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Tactics Review: Formations Galore In Impressive Blackburn Win

Jamie reviews how different formations were used effectively during this match, as the Royals came away with a 4-2 win.

Blackburn Rovers v Reading - Sky Bet Championship
Tomas Esteves dealt with the physical challenge exceptionally well.
Photo by Clive Brunskill/Getty Images

Rafael; Richards, Moore, Morrison, Esteves; Semedo, Laurent, Rinomhota; Olise; Joao, Meite.

Reading spent the majority of this game in a 4-3-1-2 formation – Alfa Semedo dropping into the Andy Rinomhota/Josh Laurent partnership, with Michael Olise playing centrally just in front of the trio and Yakou Meite and Lucas Joao up top, tirelessly working the channels all throughout.

Due to the fact there was not a whole lot of width in the midfield (despite the excursions of Rinomhota and Semedo), both Joao and Meite’s hard work gave Olise and Semedo licence to burst forward into space (something we saw for the Ivory Coast man’s goal). To keep their shape off the ball, one of Semedo, Rinomhota and Laurent were able to push forwards and apply the press, with Olise dropping back into the three.

As well as Meite and Joao being able to push towards the flanks when needed, both Tomas Esteves and Omar Richards used the spaces out wide to great effect, pushing forwards and helping the attacks.

Richards in particular did superbly as he dropped a shoulder and delivered a cross that eventually led to Laurent sweeping home Reading’s third, and his first in a Royals shirt.

Reading were slightly hindered in their attacks, thanks to some tactical fouls from Blackburn, not allowing their visitors too much freedom when their intense high press was broken.

The midfield battle was key as to who would have the next chance in this exciting clash. If Reading managed to beat the press a big chance would present itself, however, any hoof upfield would just return possession to Blackburn (mainly from set plays, when everyone was back), so Reading’s attempts to play through the press were risky as any turnover resulted in more Blackburn pressure on the Reading penalty box.

As spaces opened up late on, both Rinomhota and Semedo were finally able to use the wide spaces to create attacks, Rino almost forcing a defender into an own goal from a low cross from the left.

One man who coped very well with the pressure applied on him was Tomas Esteves. The Porto loanee was regularly put into awkward situations (in attack and defence) due to both Blackburn’s press and Reading desperately trying to keep hold of the ball, but rarely did he lose possession, despite playing some dangerous passes/playing in some dangerous areas early on.

He was able to push forwards partly thanks to Andy Rinomhota, who could move into the right back slot and draw Blackburn’s men in, affording Esteves some space – until Rovers players were on him of course.

At times, Reading could revert back to their 4-3-3, with Meite on the right and Olise on the left, both men swapping positions as well – not to mention Semedo also pushing up onto the left and allowing Olise into the middle on occasion.

Blackburn Rovers v Reading - Sky Bet Championship
Alfa Semedo picked up two assists in midweek.
Photo by Clive Brunskill/Getty Images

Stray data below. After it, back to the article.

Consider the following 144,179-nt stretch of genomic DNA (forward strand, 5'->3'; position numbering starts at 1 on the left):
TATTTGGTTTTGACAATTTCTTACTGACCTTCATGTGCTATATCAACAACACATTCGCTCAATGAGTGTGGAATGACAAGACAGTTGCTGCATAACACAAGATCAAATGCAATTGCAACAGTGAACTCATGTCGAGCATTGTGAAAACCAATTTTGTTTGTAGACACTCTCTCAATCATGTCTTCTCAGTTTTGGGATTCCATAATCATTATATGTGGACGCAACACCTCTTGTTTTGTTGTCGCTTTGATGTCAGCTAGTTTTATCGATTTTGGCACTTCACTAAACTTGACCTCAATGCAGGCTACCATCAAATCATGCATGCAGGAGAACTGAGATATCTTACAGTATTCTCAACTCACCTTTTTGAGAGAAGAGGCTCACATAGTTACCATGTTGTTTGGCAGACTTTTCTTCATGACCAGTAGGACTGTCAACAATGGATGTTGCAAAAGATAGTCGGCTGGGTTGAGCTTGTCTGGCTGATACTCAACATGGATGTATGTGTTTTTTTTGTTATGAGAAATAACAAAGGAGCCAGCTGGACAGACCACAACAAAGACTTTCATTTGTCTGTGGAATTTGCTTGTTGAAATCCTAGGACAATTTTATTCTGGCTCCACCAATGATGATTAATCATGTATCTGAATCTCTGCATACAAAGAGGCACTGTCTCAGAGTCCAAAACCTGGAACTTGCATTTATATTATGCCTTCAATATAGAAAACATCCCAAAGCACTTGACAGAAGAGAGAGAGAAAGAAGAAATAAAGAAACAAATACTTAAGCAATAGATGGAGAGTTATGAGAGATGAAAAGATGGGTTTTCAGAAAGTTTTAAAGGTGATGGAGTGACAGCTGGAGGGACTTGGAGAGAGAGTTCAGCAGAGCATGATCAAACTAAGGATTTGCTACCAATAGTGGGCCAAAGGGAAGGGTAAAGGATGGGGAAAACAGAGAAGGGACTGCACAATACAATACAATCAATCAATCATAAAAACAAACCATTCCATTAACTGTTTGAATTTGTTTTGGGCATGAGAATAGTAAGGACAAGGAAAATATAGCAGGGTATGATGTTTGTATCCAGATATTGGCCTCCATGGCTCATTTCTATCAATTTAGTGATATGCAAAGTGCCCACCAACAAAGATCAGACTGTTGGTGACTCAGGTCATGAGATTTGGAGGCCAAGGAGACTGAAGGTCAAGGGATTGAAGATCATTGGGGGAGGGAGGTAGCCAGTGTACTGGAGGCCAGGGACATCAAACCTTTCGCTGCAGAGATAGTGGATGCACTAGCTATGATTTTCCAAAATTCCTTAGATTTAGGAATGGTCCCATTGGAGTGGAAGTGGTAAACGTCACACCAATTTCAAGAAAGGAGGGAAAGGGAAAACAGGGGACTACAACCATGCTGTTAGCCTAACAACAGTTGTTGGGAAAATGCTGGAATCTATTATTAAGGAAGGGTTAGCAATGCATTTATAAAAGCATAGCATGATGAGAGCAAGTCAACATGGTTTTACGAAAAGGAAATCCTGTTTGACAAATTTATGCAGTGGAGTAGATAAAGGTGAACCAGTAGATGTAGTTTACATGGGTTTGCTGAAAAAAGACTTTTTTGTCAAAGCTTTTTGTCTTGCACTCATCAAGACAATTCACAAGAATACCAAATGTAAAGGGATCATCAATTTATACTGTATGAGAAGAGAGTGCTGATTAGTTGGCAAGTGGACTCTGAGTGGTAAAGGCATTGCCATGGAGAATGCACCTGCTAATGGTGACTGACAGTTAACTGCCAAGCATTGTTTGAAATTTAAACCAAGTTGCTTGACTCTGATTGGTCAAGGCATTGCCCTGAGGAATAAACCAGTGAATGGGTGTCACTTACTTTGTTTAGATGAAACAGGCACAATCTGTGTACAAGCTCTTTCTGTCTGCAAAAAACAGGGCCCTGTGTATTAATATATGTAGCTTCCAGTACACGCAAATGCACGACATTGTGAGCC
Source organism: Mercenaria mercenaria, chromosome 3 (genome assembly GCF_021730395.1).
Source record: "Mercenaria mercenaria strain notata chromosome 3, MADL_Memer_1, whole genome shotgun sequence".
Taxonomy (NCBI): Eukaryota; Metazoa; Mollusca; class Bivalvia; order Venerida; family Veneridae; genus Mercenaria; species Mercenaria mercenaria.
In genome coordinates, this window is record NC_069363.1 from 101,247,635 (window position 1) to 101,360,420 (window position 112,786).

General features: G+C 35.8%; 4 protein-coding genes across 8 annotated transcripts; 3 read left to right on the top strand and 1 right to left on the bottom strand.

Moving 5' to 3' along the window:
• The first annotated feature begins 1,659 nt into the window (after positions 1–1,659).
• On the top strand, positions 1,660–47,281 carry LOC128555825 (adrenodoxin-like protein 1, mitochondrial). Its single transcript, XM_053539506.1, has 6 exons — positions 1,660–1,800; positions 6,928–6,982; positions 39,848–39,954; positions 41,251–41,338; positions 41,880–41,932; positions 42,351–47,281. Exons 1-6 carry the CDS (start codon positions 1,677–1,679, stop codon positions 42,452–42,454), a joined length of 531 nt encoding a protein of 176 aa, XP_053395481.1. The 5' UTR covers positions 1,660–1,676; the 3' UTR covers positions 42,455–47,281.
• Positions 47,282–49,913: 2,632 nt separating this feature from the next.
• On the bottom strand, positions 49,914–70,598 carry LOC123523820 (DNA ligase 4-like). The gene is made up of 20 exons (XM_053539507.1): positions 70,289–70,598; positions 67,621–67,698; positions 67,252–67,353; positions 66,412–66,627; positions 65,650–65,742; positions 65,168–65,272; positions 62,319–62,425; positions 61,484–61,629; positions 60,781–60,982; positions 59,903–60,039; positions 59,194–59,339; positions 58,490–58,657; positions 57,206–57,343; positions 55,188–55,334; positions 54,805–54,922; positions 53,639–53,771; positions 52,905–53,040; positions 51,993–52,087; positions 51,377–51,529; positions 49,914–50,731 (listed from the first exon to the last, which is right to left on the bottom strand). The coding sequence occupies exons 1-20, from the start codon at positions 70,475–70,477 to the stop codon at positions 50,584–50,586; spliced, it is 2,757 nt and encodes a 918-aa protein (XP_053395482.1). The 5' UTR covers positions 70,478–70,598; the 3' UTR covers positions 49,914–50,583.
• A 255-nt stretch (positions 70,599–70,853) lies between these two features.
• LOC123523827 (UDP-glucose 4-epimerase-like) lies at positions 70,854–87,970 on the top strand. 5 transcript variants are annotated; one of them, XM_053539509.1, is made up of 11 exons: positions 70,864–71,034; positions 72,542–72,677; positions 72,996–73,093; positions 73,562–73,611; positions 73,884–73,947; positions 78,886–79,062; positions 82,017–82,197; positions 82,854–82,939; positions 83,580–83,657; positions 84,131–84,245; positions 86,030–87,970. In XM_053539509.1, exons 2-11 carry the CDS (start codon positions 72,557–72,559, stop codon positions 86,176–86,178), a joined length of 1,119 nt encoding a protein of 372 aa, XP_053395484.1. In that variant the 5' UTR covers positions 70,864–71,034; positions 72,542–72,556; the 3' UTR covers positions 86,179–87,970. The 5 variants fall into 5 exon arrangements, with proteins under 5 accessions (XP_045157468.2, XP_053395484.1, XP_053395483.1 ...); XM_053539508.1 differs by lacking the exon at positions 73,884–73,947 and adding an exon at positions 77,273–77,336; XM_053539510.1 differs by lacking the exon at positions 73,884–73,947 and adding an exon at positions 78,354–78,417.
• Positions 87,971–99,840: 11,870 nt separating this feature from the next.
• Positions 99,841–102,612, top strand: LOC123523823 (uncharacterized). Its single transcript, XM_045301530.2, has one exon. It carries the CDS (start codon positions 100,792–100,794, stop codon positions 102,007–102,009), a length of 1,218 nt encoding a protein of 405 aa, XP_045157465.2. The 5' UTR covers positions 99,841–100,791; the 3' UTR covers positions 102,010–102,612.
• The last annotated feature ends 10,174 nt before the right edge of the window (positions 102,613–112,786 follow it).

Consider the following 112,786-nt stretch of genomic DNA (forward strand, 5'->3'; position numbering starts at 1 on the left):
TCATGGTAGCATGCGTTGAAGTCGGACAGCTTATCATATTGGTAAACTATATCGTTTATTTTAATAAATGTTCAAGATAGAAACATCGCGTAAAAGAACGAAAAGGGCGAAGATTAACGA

We could also switch to a 4-1-4-1, Laurent dropping in deeper (even between the centre backs when in possession deep in their own half), meaning the fluidity (and physicality) this Reading side had all over the pitch was tough for Blackburn to deal with - and they struggled at the back in the first half.

The 4-1-4-1 was mainly utilised when Blackburn’s full backs were in possession, allowing Semedo and Meite to move out wide and help prevent the threat that shown in full force when Omar Richards was dispossessed, leading to Harvey Elliott crossing for Adam Armstrong to score Blackburn’s first. It was also shown when Joe Rankin-Costello crossed for Armstrong to finish superbly for his second - and even for a third time when the forward almost grabbed his hat-trick.

It may be pointless to mention all these different formations when all the men in red seemed to be everywhere all throughout the game - but it’s important to note that they were able to interchange with each other depending on what was occurring throughout the game.

One of the most impressive aspects was when Lucas Joao dropped in to help link up the play with Olise, Reading being in a 4-3-2-1, demonstrating how much of a handful he can be.

This is whether he’s dropping in, playing off the shoulder (epitomised by his counter attacking goal – less on the shoulder of the centre back, but utilising the space left by him) or even pressurising left back Barry Douglas by his own corner flag and almost creating an attack out of nothing.

One negative from this game may be Reading not killing it off at 3-1. At the start of the second half, a few attacks were slowed down a fair bit by both Semedo and Olise, leading to a sustained spell of Blackburn possession and pressure (not committing as many fouls and becoming more effective with their winning of the ball back), until Semedo won the ball back and played in Joao for four.

Reading’s occasional reluctance to go full throttle in every attack (and take shot after shot after shot) may be due to not wanting to produce unnecessary turnovers – especially in a game like this – something that is paying dividends thanks to the quality of the attacking force Reading have, the solidity at the back, and the all-round balance of the whole side.